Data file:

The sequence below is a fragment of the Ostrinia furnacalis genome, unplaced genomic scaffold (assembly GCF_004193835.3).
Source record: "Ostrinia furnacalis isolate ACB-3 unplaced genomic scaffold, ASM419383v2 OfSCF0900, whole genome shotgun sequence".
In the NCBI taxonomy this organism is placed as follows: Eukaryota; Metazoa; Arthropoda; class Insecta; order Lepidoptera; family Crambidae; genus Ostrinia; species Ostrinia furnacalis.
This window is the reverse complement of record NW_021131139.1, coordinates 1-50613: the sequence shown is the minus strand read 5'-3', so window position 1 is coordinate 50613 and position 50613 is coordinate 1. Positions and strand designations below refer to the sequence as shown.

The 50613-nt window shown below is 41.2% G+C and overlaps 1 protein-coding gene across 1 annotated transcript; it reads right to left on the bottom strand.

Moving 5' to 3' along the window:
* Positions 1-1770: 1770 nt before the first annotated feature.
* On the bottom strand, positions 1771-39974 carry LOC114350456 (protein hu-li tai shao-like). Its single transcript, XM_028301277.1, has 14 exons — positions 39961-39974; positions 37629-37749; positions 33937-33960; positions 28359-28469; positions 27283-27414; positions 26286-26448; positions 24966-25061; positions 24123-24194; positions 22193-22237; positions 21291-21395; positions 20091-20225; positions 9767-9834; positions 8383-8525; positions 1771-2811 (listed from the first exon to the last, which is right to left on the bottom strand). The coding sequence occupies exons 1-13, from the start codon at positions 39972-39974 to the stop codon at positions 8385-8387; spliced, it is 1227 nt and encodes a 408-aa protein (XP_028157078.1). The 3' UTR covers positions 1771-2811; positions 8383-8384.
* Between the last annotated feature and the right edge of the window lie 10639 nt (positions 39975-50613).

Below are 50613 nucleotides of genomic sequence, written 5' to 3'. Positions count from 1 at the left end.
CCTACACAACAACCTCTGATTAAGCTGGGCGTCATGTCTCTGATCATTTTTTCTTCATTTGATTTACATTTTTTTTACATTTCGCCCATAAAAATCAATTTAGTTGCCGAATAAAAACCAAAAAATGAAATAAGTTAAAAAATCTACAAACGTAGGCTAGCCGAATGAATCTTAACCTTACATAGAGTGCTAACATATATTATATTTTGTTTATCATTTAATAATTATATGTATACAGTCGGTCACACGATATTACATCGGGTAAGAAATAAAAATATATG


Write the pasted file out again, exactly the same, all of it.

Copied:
The sequence below is a fragment of the Ostrinia furnacalis genome, unplaced genomic scaffold (assembly GCF_004193835.3).
Source record: "Ostrinia furnacalis isolate ACB-3 unplaced genomic scaffold, ASM419383v2 OfSCF0900, whole genome shotgun sequence".
In the NCBI taxonomy this organism is placed as follows: Eukaryota; Metazoa; Arthropoda; class Insecta; order Lepidoptera; family Crambidae; genus Ostrinia; species Ostrinia furnacalis.
This window is the reverse complement of record NW_021131139.1, coordinates 1-50613: the sequence shown is the minus strand read 5'-3', so window position 1 is coordinate 50613 and position 50613 is coordinate 1. Positions and strand designations below refer to the sequence as shown.

The 50613-nt window shown below is 41.2% G+C and overlaps 1 protein-coding gene across 1 annotated transcript; it reads right to left on the bottom strand.

Moving 5' to 3' along the window:
* Positions 1-1770: 1770 nt before the first annotated feature.
* On the bottom strand, positions 1771-39974 carry LOC114350456 (protein hu-li tai shao-like). Its single transcript, XM_028301277.1, has 14 exons — positions 39961-39974; positions 37629-37749; positions 33937-33960; positions 28359-28469; positions 27283-27414; positions 26286-26448; positions 24966-25061; positions 24123-24194; positions 22193-22237; positions 21291-21395; positions 20091-20225; positions 9767-9834; positions 8383-8525; positions 1771-2811 (listed from the first exon to the last, which is right to left on the bottom strand). The coding sequence occupies exons 1-13, from the start codon at positions 39972-39974 to the stop codon at positions 8385-8387; spliced, it is 1227 nt and encodes a 408-aa protein (XP_028157078.1). The 3' UTR covers positions 1771-2811; positions 8383-8384.
* Between the last annotated feature and the right edge of the window lie 10639 nt (positions 39975-50613).

Below are 50613 nucleotides of genomic sequence, written 5' to 3'. Positions count from 1 at the left end.
CCTACACAACAACCTCTGATTAAGCTGGGCGTCATGTCTCTGATCATTTTTTCTTCATTTGATTTACATTTTTTTTACATTTCGCCCATAAAAATCAATTTAGTTGCCGAATAAAAACCAAAAAATGAAATAAGTTAAAAAATCTACAAACGTAGGCTAGCCGAATGAATCTTAACCTTACATAGAGTGCTAACATATATTATATTTTGTTTATCATTTAATAATTATATGTATACAGTCGGTCACACGATATTACATCGGGTAAGAAATAAAAATATATG